The U. S. Department of Housing and Urban Development (HUD) today gave out more than $27 million in awards to local programs nationally – including two to one New York City nonprofit – that provide housing services to people living with HIV/AIDS.
The funding is offered through HUD’s Housing Opportunities for Persons with AIDS Program (HOPWA) and will renew HUD’s support of 31 local programs. These grants provide a combination of housing assistance and supportive services for this vulnerable population.
Of the total awarded, Bailey House in New York City was awarded more than $2 million. The organization received more than $1 million to continue their Project FIRST program, serving recently released/post incarcerated persons living with HIV/AIDS. This program provides them with permanent housing placement services, tenant-based rental assistance, and short term rental assistance to prevent homelessness.
The organization also received more than $1 million to continue providing permanent housing and supportive services to homeless or marginally housed youth living with HIV/AIDS in the Bronx. The program leases site units for young adults aged 18-24, including those aging out of foster care with a history of or current substance abuse and mental illness issues. They also receive supportive mental health services, substance abuse counseling, and vocational/educational life skills to promote independent living.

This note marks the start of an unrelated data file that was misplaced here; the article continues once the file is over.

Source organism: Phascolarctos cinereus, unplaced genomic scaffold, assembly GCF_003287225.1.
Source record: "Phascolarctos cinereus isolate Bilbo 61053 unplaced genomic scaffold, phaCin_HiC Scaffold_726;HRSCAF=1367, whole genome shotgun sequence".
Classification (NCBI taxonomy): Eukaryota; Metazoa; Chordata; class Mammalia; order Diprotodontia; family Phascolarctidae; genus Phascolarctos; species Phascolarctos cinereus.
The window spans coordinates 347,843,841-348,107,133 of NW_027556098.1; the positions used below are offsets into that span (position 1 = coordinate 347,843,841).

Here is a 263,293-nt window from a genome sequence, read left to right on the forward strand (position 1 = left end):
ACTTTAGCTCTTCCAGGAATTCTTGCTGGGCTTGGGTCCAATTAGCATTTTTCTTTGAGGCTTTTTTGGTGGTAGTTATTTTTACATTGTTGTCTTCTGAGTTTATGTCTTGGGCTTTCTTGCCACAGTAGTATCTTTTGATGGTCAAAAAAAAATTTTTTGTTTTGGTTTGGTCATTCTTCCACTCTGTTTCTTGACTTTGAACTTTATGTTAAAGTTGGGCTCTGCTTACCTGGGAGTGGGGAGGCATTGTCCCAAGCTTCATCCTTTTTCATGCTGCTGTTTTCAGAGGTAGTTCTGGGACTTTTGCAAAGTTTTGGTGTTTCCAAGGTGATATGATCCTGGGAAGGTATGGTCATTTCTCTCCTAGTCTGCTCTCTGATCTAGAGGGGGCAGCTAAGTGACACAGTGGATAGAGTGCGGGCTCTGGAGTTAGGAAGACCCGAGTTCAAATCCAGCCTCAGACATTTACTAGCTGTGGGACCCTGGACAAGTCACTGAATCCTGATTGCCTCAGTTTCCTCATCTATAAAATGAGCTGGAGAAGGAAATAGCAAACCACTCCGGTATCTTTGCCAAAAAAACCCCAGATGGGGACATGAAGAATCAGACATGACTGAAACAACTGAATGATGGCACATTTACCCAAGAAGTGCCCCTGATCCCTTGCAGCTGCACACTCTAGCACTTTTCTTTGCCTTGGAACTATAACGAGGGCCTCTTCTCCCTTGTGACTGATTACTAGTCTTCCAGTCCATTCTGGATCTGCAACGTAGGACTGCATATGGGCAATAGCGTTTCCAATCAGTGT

Founded by Reverend Mead Miner Bailey, Bailey House was the nation’s first HIV/AIDS supportive housing provider, beginning in 1983. According to their website, they were the first agency to publicly acknowledge and fund a program that addressed poverty and homelessness among people with AIDS, acting as advocates and working with multiple city administrations to help this vulnerable population.
Bailey House representatives did not return PoliticsNy inquires at post time.
HUD Secretary Marcia L. Fudge stated that the agency intends to continue supporting its local partners who assist people living with HIV/AIDS with getting the services they need, including housing and healthcare.
“Safe and stable housing can have a profound impact on one’s life,” Fudge said.
According to a report by the CDC, in 2018, African Americans and Hispanics/Latinos 13 years and older accounted for almost half of new HIV infections. The report also states that in 2018 Blacks/African Americans represented 41% of people with HIV in the country, while Hispanics/Latinos represented 23% of people with HIV.
Since 1992, HUD’s HOPWA Program has provided national leadership and resources that support the development and operation of high-quality supportive housing programs.
Under the HOPWA Program, HUD makes grants to cities, states, and nonprofit organizations to provide housing assistance and supportive services to low-income persons living with HIV/AIDS and their families.
By providing assistance with housing and related services, the HOPWA program helps persons living with HIV/AIDS enter into housing, access and remain in medical care, and adhere to complex treatment regimens.